365 Days of the Moon -- August 02, 2014

Petavius, Furnerius, and Rheita

      Haven't we been here before? Well... yes, several times in the past few months. But I like this area, so here is another look (upper middle) at
      floor-fractured Petavius with its strange radial rille. But for something new, look down and to the left of Petavius and see similar-sized
      Furnerius. This huge crater looks like a shallow dish because it lacks the illusion of vertical dimension created by terraced walls and a central
      peak like seen in Petavius. I can't find a specific geological epoch for Furnerius, but it may well be one of the most ancient large craters on the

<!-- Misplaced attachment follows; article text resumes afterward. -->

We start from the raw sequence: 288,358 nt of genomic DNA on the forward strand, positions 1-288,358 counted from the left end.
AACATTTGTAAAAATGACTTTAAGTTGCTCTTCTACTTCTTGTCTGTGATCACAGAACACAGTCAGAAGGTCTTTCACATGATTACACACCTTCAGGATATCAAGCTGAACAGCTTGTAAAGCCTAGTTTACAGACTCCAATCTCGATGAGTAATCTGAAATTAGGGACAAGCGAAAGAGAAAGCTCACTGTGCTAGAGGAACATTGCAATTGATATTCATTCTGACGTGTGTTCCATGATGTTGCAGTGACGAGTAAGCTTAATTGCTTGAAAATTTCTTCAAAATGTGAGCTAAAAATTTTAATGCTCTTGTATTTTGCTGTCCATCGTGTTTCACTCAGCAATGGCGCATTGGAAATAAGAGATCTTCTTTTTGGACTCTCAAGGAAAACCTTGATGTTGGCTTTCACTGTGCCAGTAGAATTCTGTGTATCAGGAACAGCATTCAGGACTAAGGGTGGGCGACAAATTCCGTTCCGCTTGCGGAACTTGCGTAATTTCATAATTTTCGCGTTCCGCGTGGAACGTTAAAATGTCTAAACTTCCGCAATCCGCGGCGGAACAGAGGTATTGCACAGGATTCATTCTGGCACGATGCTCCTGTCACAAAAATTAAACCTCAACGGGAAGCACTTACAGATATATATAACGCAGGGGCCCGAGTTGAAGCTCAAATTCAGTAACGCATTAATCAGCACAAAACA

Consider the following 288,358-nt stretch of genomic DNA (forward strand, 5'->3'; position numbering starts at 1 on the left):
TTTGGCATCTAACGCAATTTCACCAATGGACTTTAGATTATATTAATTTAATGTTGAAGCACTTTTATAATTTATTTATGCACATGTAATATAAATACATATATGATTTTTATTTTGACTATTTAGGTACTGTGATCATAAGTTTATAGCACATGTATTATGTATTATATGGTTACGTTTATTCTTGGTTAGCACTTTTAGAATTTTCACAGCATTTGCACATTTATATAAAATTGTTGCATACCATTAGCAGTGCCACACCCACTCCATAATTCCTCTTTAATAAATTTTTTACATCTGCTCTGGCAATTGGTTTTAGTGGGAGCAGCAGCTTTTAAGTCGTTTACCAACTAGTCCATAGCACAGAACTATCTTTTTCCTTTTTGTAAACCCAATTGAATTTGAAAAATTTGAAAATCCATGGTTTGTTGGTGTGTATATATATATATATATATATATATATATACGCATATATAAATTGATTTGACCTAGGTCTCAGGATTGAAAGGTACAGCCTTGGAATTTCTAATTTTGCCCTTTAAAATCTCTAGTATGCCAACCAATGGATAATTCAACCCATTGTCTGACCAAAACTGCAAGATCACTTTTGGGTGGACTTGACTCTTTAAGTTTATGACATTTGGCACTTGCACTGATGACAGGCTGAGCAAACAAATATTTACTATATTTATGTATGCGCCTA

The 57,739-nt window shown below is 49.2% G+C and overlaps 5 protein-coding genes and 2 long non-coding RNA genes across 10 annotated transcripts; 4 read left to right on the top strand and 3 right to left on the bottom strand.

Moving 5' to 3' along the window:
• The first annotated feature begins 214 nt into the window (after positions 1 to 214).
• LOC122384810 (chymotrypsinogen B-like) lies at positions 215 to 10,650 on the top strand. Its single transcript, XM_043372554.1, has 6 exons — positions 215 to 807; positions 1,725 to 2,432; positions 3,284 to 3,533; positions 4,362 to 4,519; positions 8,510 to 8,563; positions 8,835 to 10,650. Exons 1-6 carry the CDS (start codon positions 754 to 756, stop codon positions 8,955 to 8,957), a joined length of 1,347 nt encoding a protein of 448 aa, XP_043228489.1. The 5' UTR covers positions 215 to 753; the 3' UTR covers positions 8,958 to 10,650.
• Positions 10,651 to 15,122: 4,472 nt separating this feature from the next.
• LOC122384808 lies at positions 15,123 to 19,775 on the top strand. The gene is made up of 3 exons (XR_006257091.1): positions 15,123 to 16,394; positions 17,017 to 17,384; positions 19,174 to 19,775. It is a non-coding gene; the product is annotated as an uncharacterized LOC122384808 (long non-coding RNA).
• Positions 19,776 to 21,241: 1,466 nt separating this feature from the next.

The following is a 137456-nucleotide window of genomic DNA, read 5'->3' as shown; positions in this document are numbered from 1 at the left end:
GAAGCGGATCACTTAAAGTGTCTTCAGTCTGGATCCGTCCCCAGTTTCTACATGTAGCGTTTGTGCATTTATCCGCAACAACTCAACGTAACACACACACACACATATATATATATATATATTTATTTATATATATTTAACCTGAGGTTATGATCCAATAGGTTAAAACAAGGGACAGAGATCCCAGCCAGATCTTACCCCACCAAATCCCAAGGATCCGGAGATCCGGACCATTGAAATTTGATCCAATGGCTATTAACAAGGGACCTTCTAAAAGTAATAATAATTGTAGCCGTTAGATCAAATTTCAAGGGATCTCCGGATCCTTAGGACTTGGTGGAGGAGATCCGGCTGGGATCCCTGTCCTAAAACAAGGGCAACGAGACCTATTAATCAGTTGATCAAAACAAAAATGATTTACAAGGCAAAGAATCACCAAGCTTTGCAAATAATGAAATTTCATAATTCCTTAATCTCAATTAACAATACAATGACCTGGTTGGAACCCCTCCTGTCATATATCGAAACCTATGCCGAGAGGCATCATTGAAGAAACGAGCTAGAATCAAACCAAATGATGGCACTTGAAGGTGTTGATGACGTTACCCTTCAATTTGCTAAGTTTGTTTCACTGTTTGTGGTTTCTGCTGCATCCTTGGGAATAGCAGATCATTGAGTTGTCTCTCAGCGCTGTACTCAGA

Moon's near side highlands. The eroded walls and the fact that the central peak has been covered up by infalling debris indicate Furnerius was
      probably there before the Late Heavy Bombardment that created the Moon's surviving great basins nearly four billion years ago. It is old indeed.

Image taken at the Cassegrain focus of Celestron 11 Edge HD with a QHY-5L camera.

Image and content copyright Robert Reeves 2014

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